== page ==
Document Type


Date of Degree

Summer 2013

Degree Name

PhD (Doctor of Philosophy)

Degree In

Educational Policy and Leadership Studies

First Advisor

McCarthy, Christine

First Committee Member

An, Brian

Second Committee Member

Hollingworth, Liz

Third Committee Member

Sanders, Katrina

Fourth Committee Member

Yarbrough, Don


The United States system of education is guided by broad underlying educational aims, whether or not those aims are critically examined or recognized. Contemporary educational discourse, however, has primarily focused on the level of implementation of policies and practices. This is a problem, because the broad underlying educational aims that guide the system of education have profound effects on humans' lives and the larger social structure. The question of what aims ought to guide education is a moral question that requires moral justification.

In this dissertation I develop the concept of Generative Community as a regulative ideal and use it to assess the moral value of six educational aims and six educational policies and practices. In conceptualizing Generative Community, I draw on the insights of Deweyan pragmatism. I draw on Dewey's work because of the clarity Dewey brings to the concept of education, the notion of an "ideal", and because of the clarity Dewey brings to the concept of moral value.

There are two parts to this dissertation. Part I is titled "Developing a Regulative Ideal for Educational Aims, Policies, and Practices".

In Part I, Chapter 1, I first explicate the concept of education that I employ. Second, I examine the scholarly literature in the field of educational philosophy on the subject of educational aims. Third, I set out the ethical theory of Dewey's reflective morality and critically assess its merits. I conclude that Deweyan reflective morality is a well warranted moral theory and can serve as the means to reach morally justifiable decisions.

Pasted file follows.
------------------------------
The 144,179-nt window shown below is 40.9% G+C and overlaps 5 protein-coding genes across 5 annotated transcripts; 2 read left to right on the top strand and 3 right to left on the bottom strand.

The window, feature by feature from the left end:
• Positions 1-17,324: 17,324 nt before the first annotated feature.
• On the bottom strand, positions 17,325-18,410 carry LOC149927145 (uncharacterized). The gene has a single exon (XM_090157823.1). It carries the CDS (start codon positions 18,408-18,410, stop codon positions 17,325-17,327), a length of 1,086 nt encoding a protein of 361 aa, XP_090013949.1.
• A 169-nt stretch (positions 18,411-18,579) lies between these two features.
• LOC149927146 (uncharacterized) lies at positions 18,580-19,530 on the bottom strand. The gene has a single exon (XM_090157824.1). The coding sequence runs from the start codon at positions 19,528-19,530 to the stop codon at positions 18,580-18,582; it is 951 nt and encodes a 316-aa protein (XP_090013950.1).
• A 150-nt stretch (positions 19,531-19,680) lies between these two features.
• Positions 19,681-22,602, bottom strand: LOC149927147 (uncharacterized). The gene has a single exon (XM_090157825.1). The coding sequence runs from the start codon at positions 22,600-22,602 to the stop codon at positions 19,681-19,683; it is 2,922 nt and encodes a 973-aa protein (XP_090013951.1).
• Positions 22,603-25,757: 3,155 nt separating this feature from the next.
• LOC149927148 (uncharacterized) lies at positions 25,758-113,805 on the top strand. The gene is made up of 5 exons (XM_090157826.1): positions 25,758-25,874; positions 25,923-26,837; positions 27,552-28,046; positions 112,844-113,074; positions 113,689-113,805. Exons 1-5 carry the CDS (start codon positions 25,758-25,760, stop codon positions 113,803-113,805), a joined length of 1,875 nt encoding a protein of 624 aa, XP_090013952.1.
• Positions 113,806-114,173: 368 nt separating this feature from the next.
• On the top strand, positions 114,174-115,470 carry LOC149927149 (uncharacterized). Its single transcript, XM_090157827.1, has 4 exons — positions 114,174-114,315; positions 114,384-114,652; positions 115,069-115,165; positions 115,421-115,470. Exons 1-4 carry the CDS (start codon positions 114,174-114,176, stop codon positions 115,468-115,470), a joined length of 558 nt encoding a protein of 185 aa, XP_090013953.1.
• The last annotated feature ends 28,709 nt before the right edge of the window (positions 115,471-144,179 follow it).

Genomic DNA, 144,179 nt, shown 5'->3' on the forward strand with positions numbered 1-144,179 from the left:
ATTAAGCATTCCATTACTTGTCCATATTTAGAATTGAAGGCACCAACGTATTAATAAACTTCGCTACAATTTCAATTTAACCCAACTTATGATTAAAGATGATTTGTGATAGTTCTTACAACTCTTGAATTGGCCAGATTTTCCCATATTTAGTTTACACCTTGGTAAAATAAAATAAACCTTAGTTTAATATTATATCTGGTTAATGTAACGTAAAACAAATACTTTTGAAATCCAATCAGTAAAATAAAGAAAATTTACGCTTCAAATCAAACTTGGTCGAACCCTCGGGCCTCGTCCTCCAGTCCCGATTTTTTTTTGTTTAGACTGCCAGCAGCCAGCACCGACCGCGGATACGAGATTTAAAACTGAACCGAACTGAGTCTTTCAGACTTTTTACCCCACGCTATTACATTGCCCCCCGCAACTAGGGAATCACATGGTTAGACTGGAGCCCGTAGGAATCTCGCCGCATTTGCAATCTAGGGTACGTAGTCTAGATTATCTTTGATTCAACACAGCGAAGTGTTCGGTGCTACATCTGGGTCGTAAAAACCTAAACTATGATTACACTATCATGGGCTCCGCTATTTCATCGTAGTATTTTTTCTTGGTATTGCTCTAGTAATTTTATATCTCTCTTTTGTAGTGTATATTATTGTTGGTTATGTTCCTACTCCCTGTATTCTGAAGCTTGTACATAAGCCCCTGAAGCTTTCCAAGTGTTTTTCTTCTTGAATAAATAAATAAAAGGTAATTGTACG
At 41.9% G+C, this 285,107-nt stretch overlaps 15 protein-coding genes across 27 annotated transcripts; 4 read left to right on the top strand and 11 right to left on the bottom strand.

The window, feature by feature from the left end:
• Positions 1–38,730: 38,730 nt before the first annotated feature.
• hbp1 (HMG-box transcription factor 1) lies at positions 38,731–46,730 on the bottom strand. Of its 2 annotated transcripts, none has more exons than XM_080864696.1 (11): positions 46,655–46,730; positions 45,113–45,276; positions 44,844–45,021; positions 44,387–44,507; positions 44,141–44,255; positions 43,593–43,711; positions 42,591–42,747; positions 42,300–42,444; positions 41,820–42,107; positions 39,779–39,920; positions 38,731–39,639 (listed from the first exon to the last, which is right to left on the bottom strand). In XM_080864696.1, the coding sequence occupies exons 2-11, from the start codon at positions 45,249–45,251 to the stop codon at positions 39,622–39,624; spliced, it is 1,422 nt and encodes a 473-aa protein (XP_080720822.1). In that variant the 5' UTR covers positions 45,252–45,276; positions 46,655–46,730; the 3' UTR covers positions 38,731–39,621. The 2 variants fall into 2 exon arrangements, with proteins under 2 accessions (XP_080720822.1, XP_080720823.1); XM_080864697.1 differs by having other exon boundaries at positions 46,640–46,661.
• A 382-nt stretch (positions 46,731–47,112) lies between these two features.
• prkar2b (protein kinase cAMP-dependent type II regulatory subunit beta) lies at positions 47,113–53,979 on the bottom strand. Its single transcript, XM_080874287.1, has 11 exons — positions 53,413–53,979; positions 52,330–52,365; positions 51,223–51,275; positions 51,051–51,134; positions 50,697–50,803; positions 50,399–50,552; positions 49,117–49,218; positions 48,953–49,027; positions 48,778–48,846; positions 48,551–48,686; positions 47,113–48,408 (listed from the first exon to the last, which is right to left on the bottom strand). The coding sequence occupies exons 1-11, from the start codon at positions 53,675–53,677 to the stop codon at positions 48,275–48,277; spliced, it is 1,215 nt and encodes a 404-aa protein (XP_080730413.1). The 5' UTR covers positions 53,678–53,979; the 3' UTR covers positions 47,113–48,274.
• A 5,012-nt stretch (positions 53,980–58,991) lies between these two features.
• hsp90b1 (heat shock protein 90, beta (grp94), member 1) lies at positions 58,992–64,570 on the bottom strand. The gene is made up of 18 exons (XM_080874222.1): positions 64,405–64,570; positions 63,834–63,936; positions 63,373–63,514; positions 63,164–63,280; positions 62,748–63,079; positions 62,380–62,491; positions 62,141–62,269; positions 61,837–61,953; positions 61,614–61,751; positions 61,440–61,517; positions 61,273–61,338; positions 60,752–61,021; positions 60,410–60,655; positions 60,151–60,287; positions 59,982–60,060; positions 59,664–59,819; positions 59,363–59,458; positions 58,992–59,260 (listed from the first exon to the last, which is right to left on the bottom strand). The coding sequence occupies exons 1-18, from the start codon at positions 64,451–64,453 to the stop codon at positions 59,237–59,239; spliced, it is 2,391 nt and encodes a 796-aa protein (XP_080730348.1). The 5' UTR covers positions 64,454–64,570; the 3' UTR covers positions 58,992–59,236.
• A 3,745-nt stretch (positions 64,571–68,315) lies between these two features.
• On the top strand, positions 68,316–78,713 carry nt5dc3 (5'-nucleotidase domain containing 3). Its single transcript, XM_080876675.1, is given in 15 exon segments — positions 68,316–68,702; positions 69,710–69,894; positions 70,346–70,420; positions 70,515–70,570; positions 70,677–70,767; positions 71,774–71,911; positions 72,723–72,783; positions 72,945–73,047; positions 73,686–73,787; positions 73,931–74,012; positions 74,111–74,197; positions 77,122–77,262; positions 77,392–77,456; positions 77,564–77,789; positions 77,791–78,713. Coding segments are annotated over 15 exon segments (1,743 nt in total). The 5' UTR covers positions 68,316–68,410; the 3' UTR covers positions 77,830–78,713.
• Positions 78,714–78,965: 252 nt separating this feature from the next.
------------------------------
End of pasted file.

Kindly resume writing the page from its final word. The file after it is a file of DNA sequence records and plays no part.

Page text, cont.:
In Part I, Chapter 2, I first discuss the multidimensional notion of the "Good Life" as an ultimate aim of education. I draw on Dewey's notion of "moral happiness" to give definition to the concept of the Good Life, and argue that society is best enabled to approach the Good Life if its decision making processes conform to a Deweyan form of reflective moral reasoning. Given this, a morally good education must provide conditions that are conducive to a) the occurrence of reflective morality and b) the realization of moral happiness and the Good Life. I then develop a conception of a state of affairs that would constitute an ideal, in the Deweyan sense, such an ideal being necessary for the Deweyan process of reflective morality. This is the concept of generative community. This concept is intended to serve as a regulative ideal.

Part II of the dissertation is titled "Using Generative Community as a Regulative Ideal to Assess the Moral Value of Educational Aims, Policies, and Practices. In Part II, Chapter III, I select and explicate six educational aims that have figured prominently in the U.S. system of education. I then assess each by reference to generative community as a regulative ideal. These aims are: 1) to disseminate knowledge; 2) to increase economic efficiency; 3) to achieve individual self-realization; 4) to promote cultural assimilation; 5) to promote the growth of democracy; and, 6) to advance social justice.

In Part II, Chapter IV, I select and explicate six prominent and politically important cases of educational policy and practice in the United States. The first three cases of educational policy and practice exemplify features within the current system of education that conflict with generative community. The second three cases exemplify features within the current system of education that align well with generative community.

Finally, in the Conclusion, I provide a summary account of the work that has been accomplished.


Aims, Education, Ethics, Ideals, Moral, Policy


vi, 144 pages


Includes bibliographical references (pages 130-144).


Copyright 2013 Chris Peckover